Gucci’s Funereal Show: A Metaphor for Europe’s Economy?

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Gucci's fall 2012 show. Photo: Vittorio Zunino Celotto/Getty Images/Getty Images

At today's Gucci show in Milan, morose-looking models walked down a bruise-colored carpet in heavy, sinister makeup. The lighting was dim, the backdrop was dark, and the clothes were almost all black. Which reminded some critics of another lugubrious topic: the European economy. Writes the Telegraph's Luke Leitch:

This is set to be a gloomy year for Italian fashion — analysts suggest sales will decline by 5.2 per cent in 2012 — and Gucci's opening show today captured that mood perfectly.

Leave it to Gucci to turn all this terribly unglamorous talk of austerity measures (lower minimum wages, eew!) into something expensive like feathered coats. Frida Giannini described the collection as "a dark glamour," citing "romanticism" and "military references from the 19th century" as her main inspirations. Sheer purple pants fit into this vision, too, apparently, as did long capes and lots of velvet.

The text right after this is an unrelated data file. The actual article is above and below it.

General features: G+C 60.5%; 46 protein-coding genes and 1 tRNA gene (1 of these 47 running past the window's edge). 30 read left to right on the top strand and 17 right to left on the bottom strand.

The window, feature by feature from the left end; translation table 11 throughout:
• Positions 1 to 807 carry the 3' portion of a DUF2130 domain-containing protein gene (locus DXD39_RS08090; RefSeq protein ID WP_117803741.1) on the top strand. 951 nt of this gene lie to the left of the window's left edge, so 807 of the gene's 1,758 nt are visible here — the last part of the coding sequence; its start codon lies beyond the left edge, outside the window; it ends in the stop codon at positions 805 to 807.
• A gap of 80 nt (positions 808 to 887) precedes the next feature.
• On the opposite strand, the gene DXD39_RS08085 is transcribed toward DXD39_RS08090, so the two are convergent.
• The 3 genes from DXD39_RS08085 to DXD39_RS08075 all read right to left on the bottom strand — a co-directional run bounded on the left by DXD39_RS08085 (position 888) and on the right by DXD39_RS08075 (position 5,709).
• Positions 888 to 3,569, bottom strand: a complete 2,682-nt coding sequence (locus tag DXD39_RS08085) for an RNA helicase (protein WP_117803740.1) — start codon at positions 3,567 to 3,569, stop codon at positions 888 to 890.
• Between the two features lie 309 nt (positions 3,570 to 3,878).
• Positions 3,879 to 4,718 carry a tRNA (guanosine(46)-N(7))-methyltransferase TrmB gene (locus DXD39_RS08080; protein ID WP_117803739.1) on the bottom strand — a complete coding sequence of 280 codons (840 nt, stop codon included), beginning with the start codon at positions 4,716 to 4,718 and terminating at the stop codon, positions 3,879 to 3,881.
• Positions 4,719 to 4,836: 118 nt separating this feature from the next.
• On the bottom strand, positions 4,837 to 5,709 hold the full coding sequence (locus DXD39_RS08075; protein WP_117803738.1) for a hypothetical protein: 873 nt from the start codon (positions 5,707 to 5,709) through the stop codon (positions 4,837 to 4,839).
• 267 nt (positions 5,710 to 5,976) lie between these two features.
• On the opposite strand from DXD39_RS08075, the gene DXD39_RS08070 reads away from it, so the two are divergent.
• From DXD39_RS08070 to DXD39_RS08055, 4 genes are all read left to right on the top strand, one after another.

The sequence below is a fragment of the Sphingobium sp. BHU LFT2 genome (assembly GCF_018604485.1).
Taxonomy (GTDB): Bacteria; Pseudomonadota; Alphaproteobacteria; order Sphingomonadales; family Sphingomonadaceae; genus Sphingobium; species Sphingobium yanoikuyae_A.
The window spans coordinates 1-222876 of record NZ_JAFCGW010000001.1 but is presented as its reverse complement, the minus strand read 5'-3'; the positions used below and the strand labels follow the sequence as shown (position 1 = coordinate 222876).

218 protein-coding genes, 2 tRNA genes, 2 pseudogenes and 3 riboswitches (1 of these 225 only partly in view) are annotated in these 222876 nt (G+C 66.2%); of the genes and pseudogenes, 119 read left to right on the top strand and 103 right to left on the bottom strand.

But despite all this chic cheerlessness, don't lose any sleep over Gucci suffering from the eurozone's money troubles. Milan Fashion Week president Mario Boselli addressed that very issue today: "Our fear is to see again what happened between 2008 and 2009, when fashion sales dropped by 15 per cent," he said. "This time it shouldn't be as bad, because brands have slimmed down their operations and expanded in emerging countries." So in other words, Italians might not be buying these black clothes, but folks in China definitely will be.

See the Complete Gucci Fall 2012 Collection